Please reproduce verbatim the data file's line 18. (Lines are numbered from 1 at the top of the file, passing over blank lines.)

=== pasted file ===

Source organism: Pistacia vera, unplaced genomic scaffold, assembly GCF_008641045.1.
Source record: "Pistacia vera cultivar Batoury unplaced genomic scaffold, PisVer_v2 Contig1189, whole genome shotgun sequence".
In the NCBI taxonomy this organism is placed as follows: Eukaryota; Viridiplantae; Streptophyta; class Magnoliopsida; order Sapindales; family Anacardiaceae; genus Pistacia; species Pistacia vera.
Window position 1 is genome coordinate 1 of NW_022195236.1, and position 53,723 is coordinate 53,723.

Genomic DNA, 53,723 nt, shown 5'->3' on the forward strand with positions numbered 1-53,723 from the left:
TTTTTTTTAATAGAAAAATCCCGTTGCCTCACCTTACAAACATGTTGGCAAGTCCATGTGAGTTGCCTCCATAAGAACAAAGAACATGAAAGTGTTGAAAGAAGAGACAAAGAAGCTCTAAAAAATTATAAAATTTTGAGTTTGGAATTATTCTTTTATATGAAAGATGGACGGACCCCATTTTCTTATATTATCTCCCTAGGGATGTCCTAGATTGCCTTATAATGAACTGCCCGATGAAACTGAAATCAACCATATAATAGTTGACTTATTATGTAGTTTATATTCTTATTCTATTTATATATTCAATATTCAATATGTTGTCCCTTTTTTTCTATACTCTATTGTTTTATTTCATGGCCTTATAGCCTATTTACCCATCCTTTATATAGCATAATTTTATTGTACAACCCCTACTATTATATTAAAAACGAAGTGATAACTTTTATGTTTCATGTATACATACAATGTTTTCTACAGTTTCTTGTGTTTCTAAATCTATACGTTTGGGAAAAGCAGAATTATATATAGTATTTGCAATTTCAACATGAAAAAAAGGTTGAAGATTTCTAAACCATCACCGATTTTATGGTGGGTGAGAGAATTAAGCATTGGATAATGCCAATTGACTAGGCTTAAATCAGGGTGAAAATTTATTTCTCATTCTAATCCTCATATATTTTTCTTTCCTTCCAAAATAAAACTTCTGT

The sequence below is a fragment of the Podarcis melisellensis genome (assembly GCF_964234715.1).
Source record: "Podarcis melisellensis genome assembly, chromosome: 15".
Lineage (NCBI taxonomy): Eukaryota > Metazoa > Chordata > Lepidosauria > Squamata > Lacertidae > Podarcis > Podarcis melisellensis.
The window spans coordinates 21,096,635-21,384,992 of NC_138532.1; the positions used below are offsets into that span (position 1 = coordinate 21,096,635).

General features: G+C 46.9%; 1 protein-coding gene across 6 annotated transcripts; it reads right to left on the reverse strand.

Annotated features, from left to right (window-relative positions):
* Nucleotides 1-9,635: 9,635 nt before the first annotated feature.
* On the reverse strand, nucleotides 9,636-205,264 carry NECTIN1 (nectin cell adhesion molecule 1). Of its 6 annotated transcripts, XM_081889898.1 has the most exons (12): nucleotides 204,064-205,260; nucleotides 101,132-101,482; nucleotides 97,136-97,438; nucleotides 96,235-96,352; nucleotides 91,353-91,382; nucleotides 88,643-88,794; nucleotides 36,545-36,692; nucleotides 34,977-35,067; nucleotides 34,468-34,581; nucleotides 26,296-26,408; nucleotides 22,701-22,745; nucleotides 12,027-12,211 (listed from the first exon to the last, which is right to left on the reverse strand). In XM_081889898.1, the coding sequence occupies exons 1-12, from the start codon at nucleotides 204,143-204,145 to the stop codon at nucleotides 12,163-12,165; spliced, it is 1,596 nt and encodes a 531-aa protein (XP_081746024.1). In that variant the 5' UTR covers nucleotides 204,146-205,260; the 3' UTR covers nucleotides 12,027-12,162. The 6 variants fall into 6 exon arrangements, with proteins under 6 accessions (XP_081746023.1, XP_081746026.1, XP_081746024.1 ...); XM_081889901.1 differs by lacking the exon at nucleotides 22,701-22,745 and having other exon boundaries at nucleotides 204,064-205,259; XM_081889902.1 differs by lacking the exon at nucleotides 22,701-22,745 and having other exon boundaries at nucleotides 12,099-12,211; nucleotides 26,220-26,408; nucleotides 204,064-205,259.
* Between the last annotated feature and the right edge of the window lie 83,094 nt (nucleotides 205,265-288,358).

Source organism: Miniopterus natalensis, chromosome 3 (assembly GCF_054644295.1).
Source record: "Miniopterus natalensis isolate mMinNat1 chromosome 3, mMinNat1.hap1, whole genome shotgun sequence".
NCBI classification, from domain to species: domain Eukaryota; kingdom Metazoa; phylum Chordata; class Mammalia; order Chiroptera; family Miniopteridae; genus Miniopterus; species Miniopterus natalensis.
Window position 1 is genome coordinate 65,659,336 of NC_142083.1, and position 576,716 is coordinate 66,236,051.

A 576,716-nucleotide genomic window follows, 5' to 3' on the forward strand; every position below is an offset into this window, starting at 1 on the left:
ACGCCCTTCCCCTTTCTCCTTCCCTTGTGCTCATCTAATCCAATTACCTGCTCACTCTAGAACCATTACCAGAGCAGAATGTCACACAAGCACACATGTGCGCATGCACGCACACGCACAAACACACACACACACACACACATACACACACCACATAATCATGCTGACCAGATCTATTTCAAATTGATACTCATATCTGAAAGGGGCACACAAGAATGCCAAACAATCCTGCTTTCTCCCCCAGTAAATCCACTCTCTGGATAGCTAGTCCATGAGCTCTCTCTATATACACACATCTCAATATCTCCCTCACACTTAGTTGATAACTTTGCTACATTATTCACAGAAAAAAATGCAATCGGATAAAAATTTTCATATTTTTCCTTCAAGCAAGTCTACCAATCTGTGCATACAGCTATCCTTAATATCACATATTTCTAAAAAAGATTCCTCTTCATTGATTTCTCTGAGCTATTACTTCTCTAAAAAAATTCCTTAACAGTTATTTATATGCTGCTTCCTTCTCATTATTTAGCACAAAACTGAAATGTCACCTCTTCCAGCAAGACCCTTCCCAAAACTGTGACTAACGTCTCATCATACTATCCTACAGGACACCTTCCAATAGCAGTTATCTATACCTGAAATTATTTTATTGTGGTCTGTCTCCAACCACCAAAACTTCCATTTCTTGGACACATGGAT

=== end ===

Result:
NCBI classification, from domain to species: domain Eukaryota; kingdom Metazoa; phylum Chordata; class Mammalia; order Chiroptera; family Miniopteridae; genus Miniopterus; species Miniopterus natalensis.